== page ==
In defense of undecided voters


The Times’ Op-Ed page featured a cartoon Monday that captures much of the cognoscenti’s befuddlement about voters who haven’t yet decided whether to vote for President Obama or his Republican challenger, Mitt Romney. Drawn by Rob Rogers of the Pittsburgh Post-Gazette, it shows a man sporting an “Undecided Voter” T-shirt at a fast-food restaurant counter, struggling to decide whether to add fries to his order. “I love fries ... but they’re bad for me ... but they are yummy ... but they may clog my arteries ... but they are yummy,” the man mutters while the woman taking behind the cash register fumes, “I can’t believe the future of our country is in his hands!”

Political junkies and policy wonks see this race as a contest between such radically different approaches to government that it’s hard for them to understand why anyone could still be undecided. But University of Maryland economist Peter Morici offered a good answer Monday, arguing that neither side’s campaign has addressed voters’ main worries about the source of the economy’s problems and the right way to solve them.

“[T]he basic GOP message -- lower taxes, deregulation and free trade -- is unappealing to voters scarred by the Great Recession and corporate abuses,” Morici wrote. “Policies that boost the economy without ending the Manhattan gravy train, or curtailing unfair trade without raising wages, would only benefit those who Mr. Obama wants to tax more aggressively: the wealthy who have done quite well while the nation as a whole becomes poorer. Mr. Romney -- and the broader GOP -- have not adequately explained how he would deliver growth, jobs and fairness. President Obama surely is not delivering on growth and jobs, but at least he appeals to voter’s desire for a greater measure of economic justice.”



It should be noted that Morici is no fan of Obama’s. But he nails the basic problem with Romney’s message to non-Republicans: It’s not clear how cutting taxes, scrapping regulations on Wall Street and negotiating more free-trade deals will put more people back to work.

If you understand (and agree with) the philosophy underpinning those planks, Romney’s message is far more appealing than Obama’s. Lower taxes would mean more money for businesses to invest and consumers to spend, which should lead to more demand for goods and, consequently, more hiring. Fewer strictures and paperwork demands on banks would free them to make more capital available for businesses to expand the economy. And more trade pacts would lower tariffs and other trade barriers, which should help the United States more than its trading partners because our barriers to imports are already low.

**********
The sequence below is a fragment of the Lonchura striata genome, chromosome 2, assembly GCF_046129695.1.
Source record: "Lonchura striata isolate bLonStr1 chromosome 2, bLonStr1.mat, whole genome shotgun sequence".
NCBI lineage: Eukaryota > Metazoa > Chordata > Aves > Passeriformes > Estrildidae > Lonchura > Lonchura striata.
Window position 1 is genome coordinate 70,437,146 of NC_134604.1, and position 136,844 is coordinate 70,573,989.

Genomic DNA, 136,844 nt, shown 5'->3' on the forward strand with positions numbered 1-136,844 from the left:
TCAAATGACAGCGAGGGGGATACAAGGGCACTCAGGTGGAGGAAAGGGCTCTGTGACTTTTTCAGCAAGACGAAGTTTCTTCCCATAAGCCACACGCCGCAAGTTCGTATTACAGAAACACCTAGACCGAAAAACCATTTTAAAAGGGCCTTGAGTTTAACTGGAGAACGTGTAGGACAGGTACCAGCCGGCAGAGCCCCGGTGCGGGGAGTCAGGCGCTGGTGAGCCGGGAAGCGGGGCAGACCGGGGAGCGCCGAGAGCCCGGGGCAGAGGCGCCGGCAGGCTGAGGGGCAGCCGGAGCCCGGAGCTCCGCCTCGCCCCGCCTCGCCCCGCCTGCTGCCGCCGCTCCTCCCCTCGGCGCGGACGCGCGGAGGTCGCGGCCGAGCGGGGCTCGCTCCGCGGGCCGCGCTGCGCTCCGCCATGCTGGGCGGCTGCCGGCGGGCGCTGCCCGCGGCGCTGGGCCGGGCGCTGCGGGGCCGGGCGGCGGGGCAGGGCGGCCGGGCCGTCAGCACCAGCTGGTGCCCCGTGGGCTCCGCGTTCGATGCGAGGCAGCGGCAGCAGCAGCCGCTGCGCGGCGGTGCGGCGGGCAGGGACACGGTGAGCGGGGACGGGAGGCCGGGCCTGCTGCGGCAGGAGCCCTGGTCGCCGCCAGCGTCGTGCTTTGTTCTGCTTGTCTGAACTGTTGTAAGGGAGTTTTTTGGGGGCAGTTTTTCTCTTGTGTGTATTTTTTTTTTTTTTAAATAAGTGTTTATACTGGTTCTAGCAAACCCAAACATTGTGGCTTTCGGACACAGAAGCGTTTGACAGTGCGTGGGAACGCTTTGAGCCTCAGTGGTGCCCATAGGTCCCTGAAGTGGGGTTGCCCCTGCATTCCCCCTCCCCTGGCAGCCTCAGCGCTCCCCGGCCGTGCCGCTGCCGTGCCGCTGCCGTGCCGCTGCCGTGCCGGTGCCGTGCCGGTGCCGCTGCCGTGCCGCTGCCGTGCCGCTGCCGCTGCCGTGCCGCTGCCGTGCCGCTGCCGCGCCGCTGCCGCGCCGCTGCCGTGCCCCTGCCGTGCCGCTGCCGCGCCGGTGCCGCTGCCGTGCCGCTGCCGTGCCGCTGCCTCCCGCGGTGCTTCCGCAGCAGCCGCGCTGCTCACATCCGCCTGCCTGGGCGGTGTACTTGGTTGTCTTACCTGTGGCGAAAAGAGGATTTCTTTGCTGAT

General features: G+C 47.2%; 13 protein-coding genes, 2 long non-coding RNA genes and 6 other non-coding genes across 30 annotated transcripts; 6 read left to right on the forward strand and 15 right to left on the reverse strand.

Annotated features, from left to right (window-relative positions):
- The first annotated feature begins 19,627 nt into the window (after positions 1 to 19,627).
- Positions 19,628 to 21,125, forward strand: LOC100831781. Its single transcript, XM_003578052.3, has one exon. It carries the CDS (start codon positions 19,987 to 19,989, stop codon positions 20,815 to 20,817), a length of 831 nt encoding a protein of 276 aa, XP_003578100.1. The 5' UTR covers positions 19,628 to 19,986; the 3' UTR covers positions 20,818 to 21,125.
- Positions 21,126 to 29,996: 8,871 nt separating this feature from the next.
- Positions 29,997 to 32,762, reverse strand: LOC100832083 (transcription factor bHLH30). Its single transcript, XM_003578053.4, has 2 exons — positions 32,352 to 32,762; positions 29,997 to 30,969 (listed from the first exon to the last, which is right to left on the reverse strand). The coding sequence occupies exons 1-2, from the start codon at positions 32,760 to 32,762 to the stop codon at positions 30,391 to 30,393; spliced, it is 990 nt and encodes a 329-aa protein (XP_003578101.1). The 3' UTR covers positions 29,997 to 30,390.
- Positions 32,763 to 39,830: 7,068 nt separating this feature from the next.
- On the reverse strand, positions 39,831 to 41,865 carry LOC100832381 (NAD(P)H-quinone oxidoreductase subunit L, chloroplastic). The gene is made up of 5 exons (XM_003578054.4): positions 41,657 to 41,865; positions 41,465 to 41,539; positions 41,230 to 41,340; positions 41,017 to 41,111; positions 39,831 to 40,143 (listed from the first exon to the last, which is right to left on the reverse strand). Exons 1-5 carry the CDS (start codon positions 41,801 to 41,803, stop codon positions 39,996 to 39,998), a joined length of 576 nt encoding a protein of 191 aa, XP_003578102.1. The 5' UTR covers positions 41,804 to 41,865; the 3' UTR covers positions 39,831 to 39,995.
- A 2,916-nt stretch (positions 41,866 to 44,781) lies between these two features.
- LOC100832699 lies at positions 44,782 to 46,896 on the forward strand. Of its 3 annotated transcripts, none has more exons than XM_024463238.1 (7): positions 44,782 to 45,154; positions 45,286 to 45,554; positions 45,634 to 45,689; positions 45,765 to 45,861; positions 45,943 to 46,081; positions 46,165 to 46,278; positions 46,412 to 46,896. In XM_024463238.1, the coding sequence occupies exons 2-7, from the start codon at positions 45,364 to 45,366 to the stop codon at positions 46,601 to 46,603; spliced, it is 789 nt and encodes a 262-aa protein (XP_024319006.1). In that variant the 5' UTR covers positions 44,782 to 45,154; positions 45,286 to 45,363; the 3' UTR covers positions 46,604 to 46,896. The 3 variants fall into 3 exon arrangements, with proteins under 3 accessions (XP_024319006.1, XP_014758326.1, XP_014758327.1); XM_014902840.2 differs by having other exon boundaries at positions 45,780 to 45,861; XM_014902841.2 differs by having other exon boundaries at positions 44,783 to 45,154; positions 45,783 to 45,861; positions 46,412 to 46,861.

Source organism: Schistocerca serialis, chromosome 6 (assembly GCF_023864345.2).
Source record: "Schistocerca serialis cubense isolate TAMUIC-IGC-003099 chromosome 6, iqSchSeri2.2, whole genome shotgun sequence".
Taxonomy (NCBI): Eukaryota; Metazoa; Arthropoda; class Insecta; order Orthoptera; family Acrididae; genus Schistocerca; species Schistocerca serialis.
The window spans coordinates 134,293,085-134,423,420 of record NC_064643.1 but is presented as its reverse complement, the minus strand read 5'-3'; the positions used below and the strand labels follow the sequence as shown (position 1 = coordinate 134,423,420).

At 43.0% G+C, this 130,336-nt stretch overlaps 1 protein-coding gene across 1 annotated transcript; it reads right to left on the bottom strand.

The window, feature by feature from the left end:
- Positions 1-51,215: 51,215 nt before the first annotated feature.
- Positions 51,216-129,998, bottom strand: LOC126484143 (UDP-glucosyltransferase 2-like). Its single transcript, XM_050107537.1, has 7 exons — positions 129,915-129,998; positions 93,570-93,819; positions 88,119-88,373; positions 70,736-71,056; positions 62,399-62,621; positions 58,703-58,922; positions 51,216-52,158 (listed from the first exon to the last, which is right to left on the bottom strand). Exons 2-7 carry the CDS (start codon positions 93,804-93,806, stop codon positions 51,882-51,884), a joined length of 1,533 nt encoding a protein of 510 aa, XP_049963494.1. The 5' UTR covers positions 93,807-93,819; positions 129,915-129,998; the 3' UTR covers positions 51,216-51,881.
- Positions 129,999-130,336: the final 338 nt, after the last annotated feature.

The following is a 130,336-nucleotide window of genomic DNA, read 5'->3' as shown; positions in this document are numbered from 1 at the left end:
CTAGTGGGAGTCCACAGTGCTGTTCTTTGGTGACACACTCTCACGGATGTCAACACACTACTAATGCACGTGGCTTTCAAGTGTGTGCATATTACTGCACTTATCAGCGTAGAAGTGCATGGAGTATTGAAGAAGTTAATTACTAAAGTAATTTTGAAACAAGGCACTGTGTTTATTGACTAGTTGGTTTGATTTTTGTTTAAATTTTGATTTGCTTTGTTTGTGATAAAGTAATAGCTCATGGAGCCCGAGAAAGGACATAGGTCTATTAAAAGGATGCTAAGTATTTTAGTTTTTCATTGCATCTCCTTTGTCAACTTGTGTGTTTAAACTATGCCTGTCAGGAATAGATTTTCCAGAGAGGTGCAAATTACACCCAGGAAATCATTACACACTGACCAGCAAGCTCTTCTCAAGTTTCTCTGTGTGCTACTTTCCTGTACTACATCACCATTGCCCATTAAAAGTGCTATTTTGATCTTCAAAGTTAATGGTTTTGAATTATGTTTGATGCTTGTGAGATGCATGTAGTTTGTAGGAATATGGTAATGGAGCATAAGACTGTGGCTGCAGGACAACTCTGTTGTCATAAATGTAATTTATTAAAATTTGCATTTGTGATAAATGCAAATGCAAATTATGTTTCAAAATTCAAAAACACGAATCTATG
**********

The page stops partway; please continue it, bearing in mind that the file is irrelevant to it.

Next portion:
But if you haven’t bought into that philosophy, it probably looks like an awfully indirect approach to high unemployment, a depressed housing market and a global economy still reeling from last decade’s debt binge. U.S. corporations are already sitting on trillions of dollars in cash, so it’s not clear why increasing their cash reserves would induce them to expand. It’s also hard to tell what the effect of Romney’s tax cut would be, considering that he’s said he’d eliminate enough tax breaks to make the whole exercise “revenue neutral.” Does that mean some people would pay more and others less than they do today? And if the changes didn’t reduce the amount of revenue collected, how would they stimulate the economy?

Obama’s economic “blueprint” has a bit of old-school job creation, proposing to spend more on infrastructure and on local teachers, firefighters and police. But much of his plan seems as indirect as Romney’s, with tax breaks for selected businesses, better enforcement of trade agreements and more efforts to make college affordable. Besides, the president has harped so much on the need to raise taxes on high-income Americans that some voters may think tax hikes are the sum total of his economic plan.

Oh, and yes, Obama has presided over a recovery so painfully slow, more than 12.5 million Americans remain unemployed and 8 million underemployed. That’s not a big confidence-builder.


As both parties have said repeatedly, the contrast between Romney and Obama is sharp enough to make this an easy choice for many Americans. Nevertheless, I can see why a voter who wants a candidate to make a compelling case that his plan would actually put people back to work, in short order and in meaningful numbers, would remain undecided. Considering the nature of the downturn, it’s probably quixotic to think anyone could do that. But it’s not unreasonable for independent voters to hold out that hope.

If you’re truly undecided, weigh in with your reasons why in the comments section below!


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